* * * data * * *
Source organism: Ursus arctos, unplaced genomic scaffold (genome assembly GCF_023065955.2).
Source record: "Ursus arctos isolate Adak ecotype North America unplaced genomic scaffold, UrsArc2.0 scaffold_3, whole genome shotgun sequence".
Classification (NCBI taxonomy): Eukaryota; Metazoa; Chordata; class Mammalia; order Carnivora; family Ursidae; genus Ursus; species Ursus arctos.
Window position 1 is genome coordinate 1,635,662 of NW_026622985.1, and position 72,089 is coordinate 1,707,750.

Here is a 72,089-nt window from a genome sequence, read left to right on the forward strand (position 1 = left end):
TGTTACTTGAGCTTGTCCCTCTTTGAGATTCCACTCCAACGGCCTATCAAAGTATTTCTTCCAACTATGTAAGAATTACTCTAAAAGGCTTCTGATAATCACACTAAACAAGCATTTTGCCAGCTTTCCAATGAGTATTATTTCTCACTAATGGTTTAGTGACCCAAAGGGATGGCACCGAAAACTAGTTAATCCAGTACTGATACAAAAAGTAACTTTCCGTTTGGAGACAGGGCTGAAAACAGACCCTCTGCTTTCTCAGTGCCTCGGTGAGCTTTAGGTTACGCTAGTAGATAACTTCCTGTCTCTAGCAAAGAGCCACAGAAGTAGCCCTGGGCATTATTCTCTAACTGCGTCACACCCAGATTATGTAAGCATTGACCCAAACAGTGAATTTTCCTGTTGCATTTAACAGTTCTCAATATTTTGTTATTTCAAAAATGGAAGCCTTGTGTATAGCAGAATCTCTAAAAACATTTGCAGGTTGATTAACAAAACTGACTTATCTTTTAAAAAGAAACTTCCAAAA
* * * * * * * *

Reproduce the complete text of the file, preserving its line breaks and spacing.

Source organism: Ursus arctos, unplaced genomic scaffold (genome assembly GCF_023065955.2).
Source record: "Ursus arctos isolate Adak ecotype North America unplaced genomic scaffold, UrsArc2.0 scaffold_3, whole genome shotgun sequence".
Classification (NCBI taxonomy): Eukaryota; Metazoa; Chordata; class Mammalia; order Carnivora; family Ursidae; genus Ursus; species Ursus arctos.
Window position 1 is genome coordinate 1,635,662 of NW_026622985.1, and position 72,089 is coordinate 1,707,750.

Here is a 72,089-nt window from a genome sequence, read left to right on the forward strand (position 1 = left end):
TGTTACTTGAGCTTGTCCCTCTTTGAGATTCCACTCCAACGGCCTATCAAAGTATTTCTTCCAACTATGTAAGAATTACTCTAAAAGGCTTCTGATAATCACACTAAACAAGCATTTTGCCAGCTTTCCAATGAGTATTATTTCTCACTAATGGTTTAGTGACCCAAAGGGATGGCACCGAAAACTAGTTAATCCAGTACTGATACAAAAAGTAACTTTCCGTTTGGAGACAGGGCTGAAAACAGACCCTCTGCTTTCTCAGTGCCTCGGTGAGCTTTAGGTTACGCTAGTAGATAACTTCCTGTCTCTAGCAAAGAGCCACAGAAGTAGCCCTGGGCATTATTCTCTAACTGCGTCACACCCAGATTATGTAAGCATTGACCCAAACAGTGAATTTTCCTGTTGCATTTAACAGTTCTCAATATTTTGTTATTTCAAAAATGGAAGCCTTGTGTATAGCAGAATCTCTAAAAACATTTGCAGGTTGATTAACAAAACTGACTTATCTTTTAAAAAGAAACTTCCAAAA